US buyer snaps up Meath estate for €4.9m
A businessman from Maryland is the latest American to buy an Irish country estate, in this case Ardbraccan, a Palladian pile partly designed by Richard Castle, the classical-style architect who also created Leinster House
A wealthy American businessman has availed of the sharp fall in the price of country estates here to buy one of Ireland’s finest Palladian mansions on the Ardbraccan Estate in Navan, Co Meath.
Charles Noell, who co-founded JMI Equity in Baltimore, Maryland, has paid close to the asking price of €4.9 million for the 18th century mansion and 120 acres of formal gardens, ancient woodlands and parkland about three miles outside Navan.
Noell was underbidder last February for the 420-acre Dowth Hall estate on the river Boyne between Slane and Drogheda which was bought by a local businessman for €5 million.
Noell is the latest American to invest in a large estate in Ireland following the purchase of Humewood Castle in Co Wicklow, and Woodhouse Estate in Co Waterford, in recent months by American businessmen.
Noell is best known as president of the family investment company of John J Moores, founder of BMC Software, who last year attracted international attention when he sold the San Diego Padres baseball team for €800 million.
George Windsor-Clive, an international equestrian property agent, who advised Noell, said his client enjoys an interest in bloodstock and racing, and he expects that he will breed horses at Ardbraccan.
The marketing campaign here was handled by Pat O’Hagan of Savills who said that when the “overseas buyer” indicated his interest in acquiring the Navan estate the deal was wrapped up in record time and the sale closed last Friday.
Ardbraccan was built in the mid-1700s as the palace of the bishops of Meath. It is now a vast home, extending to 2,150 sq m (23,142 sq ft), and includes a stunning range of reception rooms and 15 bedrooms, six of which are suites.
Like many other great mansions, Ardbraccan, partly designed by Richard Castle, conforms to the classical style of a central block joined to subordinate wings by curved linking walls inset with niches.
Originally housing butlers’ and housekeepers’ rooms and kitchens, the south wing now provides well-proportioned guest accommodation including three reception rooms and four bedrooms.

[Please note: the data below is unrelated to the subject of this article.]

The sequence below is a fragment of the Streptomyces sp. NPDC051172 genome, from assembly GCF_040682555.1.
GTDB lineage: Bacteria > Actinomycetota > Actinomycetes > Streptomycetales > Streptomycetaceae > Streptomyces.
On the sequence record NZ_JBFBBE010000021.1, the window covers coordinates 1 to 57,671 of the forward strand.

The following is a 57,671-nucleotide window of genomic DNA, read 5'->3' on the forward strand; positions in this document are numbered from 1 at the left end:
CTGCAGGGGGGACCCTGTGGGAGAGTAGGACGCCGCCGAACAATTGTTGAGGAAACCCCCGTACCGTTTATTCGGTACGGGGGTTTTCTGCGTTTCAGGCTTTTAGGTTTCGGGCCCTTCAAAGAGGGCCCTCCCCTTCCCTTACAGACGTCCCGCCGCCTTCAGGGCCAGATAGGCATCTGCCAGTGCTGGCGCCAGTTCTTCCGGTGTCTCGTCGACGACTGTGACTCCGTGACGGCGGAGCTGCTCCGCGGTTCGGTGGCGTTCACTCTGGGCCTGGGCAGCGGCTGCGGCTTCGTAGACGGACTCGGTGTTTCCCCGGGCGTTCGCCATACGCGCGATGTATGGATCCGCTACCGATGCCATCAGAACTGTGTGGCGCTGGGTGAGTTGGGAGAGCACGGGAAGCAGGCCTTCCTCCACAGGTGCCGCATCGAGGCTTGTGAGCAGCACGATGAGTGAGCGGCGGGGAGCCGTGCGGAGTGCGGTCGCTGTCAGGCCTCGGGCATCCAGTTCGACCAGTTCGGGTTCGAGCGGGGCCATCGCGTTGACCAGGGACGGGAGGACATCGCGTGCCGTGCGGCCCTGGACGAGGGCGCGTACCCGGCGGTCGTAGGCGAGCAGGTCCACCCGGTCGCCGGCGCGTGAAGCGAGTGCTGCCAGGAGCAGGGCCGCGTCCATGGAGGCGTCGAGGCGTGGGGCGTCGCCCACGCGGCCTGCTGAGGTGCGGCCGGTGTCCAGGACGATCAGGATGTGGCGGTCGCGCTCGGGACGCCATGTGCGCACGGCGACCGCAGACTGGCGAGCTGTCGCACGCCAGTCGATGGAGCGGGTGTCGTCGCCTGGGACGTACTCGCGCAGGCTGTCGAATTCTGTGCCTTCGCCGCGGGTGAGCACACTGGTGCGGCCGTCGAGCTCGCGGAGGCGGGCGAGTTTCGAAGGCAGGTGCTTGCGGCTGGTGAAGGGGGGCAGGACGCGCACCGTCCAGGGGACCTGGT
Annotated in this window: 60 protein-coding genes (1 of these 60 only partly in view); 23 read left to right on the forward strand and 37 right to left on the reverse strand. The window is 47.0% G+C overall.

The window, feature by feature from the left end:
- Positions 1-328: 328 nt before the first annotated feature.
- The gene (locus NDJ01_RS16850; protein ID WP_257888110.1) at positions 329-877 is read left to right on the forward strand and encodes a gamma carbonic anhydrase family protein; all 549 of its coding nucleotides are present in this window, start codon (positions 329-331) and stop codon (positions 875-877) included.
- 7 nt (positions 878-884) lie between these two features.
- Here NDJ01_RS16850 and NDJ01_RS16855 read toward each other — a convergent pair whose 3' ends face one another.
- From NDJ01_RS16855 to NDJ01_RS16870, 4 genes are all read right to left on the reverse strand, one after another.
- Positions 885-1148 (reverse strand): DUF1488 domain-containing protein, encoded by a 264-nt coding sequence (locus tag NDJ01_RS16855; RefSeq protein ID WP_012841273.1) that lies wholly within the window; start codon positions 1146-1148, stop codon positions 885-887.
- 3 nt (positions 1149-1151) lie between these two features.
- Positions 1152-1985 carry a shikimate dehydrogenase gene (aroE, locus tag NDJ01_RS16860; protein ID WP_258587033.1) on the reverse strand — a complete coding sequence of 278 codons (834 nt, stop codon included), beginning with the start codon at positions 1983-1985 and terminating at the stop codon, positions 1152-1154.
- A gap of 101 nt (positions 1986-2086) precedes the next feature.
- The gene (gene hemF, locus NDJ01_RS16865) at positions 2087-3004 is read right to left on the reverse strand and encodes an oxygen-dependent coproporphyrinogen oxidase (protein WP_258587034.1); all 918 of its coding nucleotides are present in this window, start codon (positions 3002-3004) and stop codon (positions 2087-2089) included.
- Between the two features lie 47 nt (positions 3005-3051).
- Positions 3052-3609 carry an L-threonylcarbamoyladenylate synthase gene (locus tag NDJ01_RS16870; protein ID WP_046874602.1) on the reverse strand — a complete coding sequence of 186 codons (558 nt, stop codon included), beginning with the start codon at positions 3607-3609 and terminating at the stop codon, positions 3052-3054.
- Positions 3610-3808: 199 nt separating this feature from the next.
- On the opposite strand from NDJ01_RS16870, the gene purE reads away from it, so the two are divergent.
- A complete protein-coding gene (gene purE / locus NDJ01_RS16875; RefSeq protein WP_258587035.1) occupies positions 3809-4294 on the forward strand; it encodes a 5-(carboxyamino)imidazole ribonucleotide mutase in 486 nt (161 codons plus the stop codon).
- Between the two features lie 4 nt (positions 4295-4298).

The north wing is mainly used for staff accommodation and a farm office.
The central block, built after the two wings, is a simple and dignified grey stone house of two storeys over basement and seven bays with an Ionic doorcase.
When the last owner, property investor David Maher, acquired Ardbraccan, the property had been unoccupied for almost 20 years and was in need of considerable attention. Over four years the house, yards, gardens and grounds were restored by specialist craftsmen using traditional methods and, where necessary, salvaged materials from Ireland and the UK.
Chimney pots were specially cast to match the originals and roofs recovered with original slates, and worked in copper and lead. Internal fittings were also restored and replaced and parklands were fenced and replanted with specimen trees.
One of the unusual features of the house is a narrow entrance vestibule with a barrel-vaulted ceiling. This allows the principal rooms on either side to be large rectangular spaces, each with three windows looking out on to the spectacular gardens.
Ardbraccan differs from most layouts in that it has a large square hall at the rear of the house behind the entrance vestibule. The Great Hall has French doors leading to the rear garden. This also connects directly with the drawingroom and the diningroom. The principal and secondary stairs are on either side of the Great Hall.
Like the rest of the house, the basement has also been tastefully restored and includes a wide range of facilities including a kitchen, wine cellar, pantry, laundry room, playroom and billiard room. And of course a boot room. Where would you be without one?